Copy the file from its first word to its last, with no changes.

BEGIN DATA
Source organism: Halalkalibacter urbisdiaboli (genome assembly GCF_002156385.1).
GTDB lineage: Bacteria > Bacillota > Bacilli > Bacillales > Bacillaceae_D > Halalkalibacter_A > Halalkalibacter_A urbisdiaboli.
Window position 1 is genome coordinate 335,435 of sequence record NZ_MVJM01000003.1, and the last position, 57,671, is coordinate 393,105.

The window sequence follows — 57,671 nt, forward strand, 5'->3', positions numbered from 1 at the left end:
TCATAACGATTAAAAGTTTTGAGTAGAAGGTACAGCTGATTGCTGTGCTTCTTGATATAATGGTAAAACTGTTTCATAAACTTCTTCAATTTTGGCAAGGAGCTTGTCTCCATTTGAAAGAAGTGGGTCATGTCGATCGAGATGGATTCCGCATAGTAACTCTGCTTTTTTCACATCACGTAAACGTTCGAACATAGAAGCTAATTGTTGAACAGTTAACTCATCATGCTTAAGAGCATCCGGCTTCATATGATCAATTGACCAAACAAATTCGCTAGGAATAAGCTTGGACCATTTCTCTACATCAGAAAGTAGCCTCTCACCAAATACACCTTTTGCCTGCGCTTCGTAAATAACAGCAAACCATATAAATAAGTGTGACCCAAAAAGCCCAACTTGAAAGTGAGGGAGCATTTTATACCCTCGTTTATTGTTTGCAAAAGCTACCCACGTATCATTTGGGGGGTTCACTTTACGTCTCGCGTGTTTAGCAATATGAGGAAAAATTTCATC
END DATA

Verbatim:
Source organism: Halalkalibacter urbisdiaboli (genome assembly GCF_002156385.1).
GTDB lineage: Bacteria > Bacillota > Bacilli > Bacillales > Bacillaceae_D > Halalkalibacter_A > Halalkalibacter_A urbisdiaboli.
Window position 1 is genome coordinate 335,435 of sequence record NZ_MVJM01000003.1, and the last position, 57,671, is coordinate 393,105.

The window sequence follows — 57,671 nt, forward strand, 5'->3', positions numbered from 1 at the left end:
TCATAACGATTAAAAGTTTTGAGTAGAAGGTACAGCTGATTGCTGTGCTTCTTGATATAATGGTAAAACTGTTTCATAAACTTCTTCAATTTTGGCAAGGAGCTTGTCTCCATTTGAAAGAAGTGGGTCATGTCGATCGAGATGGATTCCGCATAGTAACTCTGCTTTTTTCACATCACGTAAACGTTCGAACATAGAAGCTAATTGTTGAACAGTTAACTCATCATGCTTAAGAGCATCCGGCTTCATATGATCAATTGACCAAACAAATTCGCTAGGAATAAGCTTGGACCATTTCTCTACATCAGAAAGTAGCCTCTCACCAAATACACCTTTTGCCTGCGCTTCGTAAATAACAGCAAACCATATAAATAAGTGTGACCCAAAAAGCCCAACTTGAAAGTGAGGGAGCATTTTATACCCTCGTTTATTGTTTGCAAAAGCTACCCACGTATCATTTGGGGGGTTCACTTTACGTCTCGCGTGTTTAGCAATATGAGGAAAAATTTCATC